Thank you and I largely agree. The problem is that this article is about fascism (lower case), a political philosophy, and not the Italian Fascist Party (which initiated the political paradigm) or the National Socialist…Party (which copied it) of Germany. A clear distinction between fascism per se and what these two parties evolved into should be made. The parties were clearly on the far right once seizing power whereas the political philosophy they initially espoused and claimed to adhere to to their end is not. Fascism is a hybrid philosophy that does not fit into the classical left-right political classification.HistoryBuff14 (talk) 16:35, 19 August 2018 (UTC)

Semi-protected edit request on 2 October 2018[edit]

Your source for classifying fascism as far-right is patently flawed. All traits described are common to all socialist/communist governments and then the text calls it "far-right". This is typical of left wing revisionism. Read Hayek to get a clue. 2600:1008:B12B:D2CF:F05D:BC70:B206:750A (talk) 18:20, 2 October 2018 (UTC)

 Not done: There is no actual explicit request for an edit to action here. Simonm223 (talk) 18:33, 2 October 2018 (UTC)
You need to provide a source where Hayek says fascism is left-wing where he uses the actual terms fascist and left-wing. I think you have him confused with some of his less revered successors in U.S. libertarianism. TFD (talk) 20:23, 2 October 2018 (UTC)
WP:NOTFORUM
The following discussion has been closed. Please do not modify it.
Hayek - The road to serfdom -

To many who have watched the transition from socialism to fascism at close quarters the connection between the two systems has become increasingly obvious, but in the democracies the majority of people still believe that socialism and freedom can be combined. They do not realize that democratic socialism, the great utopia of the last few generations, is not only unachievable, but that to strive for it produces something utterly different – the very destruction of freedom itself. — Preceding unsigned comment added by 2600:1008:B100:3549:304B:7E0B:32C1:34B9 (talk) 18:32, 3 October 2018 (UTC)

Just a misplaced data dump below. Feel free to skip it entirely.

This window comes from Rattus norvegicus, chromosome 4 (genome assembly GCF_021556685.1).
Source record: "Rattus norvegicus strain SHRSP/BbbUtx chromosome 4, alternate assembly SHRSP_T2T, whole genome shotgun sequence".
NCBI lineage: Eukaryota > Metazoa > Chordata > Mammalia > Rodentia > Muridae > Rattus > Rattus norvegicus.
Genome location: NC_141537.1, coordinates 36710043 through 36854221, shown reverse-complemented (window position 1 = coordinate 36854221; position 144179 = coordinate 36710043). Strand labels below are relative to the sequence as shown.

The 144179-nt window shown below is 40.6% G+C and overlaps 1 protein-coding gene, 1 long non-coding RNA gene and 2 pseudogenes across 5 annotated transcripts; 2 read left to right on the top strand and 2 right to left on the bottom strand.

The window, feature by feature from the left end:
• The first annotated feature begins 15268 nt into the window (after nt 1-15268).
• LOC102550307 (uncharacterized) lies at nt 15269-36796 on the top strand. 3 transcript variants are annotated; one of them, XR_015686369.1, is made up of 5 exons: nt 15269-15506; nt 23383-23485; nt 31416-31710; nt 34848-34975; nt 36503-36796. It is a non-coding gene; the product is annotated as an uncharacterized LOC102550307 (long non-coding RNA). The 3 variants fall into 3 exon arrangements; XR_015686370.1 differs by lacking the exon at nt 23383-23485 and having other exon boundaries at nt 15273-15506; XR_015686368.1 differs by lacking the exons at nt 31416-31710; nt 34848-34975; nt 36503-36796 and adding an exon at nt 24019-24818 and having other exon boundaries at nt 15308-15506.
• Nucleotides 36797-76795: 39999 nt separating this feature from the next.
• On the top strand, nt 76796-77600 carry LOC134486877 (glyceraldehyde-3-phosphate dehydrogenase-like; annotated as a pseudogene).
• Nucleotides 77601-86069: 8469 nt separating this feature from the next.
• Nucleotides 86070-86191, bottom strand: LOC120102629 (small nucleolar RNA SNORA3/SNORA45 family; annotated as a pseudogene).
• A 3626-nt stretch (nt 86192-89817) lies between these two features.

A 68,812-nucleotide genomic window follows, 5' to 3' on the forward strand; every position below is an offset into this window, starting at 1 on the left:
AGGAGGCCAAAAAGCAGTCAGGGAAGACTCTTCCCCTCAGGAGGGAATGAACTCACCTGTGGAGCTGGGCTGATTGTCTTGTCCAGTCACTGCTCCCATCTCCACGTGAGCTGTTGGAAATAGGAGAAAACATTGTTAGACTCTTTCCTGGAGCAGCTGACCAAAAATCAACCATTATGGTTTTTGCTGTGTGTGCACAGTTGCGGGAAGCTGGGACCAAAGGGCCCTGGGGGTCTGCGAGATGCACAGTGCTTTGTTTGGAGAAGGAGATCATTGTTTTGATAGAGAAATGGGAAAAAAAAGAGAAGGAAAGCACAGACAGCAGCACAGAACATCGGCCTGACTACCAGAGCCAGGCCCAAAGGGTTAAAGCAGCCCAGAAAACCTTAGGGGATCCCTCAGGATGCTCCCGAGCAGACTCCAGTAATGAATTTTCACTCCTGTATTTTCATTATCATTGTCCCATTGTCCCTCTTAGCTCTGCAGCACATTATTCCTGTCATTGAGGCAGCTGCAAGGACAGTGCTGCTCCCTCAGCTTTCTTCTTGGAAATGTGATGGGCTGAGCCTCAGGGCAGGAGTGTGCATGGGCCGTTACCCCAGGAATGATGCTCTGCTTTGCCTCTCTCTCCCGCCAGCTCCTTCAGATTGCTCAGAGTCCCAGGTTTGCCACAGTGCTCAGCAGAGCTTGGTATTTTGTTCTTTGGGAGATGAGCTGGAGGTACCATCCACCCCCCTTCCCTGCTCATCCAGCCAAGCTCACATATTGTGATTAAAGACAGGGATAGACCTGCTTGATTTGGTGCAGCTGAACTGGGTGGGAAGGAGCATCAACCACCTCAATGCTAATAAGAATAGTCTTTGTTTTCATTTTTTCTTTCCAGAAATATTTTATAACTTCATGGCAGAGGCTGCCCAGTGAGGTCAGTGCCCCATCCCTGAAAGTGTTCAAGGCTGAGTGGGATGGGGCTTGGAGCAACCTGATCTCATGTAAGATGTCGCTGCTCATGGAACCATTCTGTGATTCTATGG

The term left-wing is not used. You need to provide a source where Hayek says fascism is left-wing where he uses the actual terms fascist and left-wing. TFD (talk) 18:48, 3 October 2018 (UTC)

Semi-protected edit request on 11 October 2018[edit]

In the last line of the overview: "The descriptions neo-fascist or post-fascist are sometimes applied ..." both "neo-fascist" and "post-fascist" link to the same page: neo-facism. This implies that the pages are different. For the clarity that they have the same meaning, remove the link from the text: "post-fascist." 18atcskd2w (talk) 02:44, 11 October 2018 (UTC)

 Done. Makes sense. Looking through the article's history, it appears the link was added during the brief window when a separate stub article existed for "post-fascism". That's old news, and now it's slightly misleading (perhaps it's a soft-boiled WP:EGG) so I have removed the link. Thanks. Grayfell (talk) 03:48, 11 October 2018 (UTC)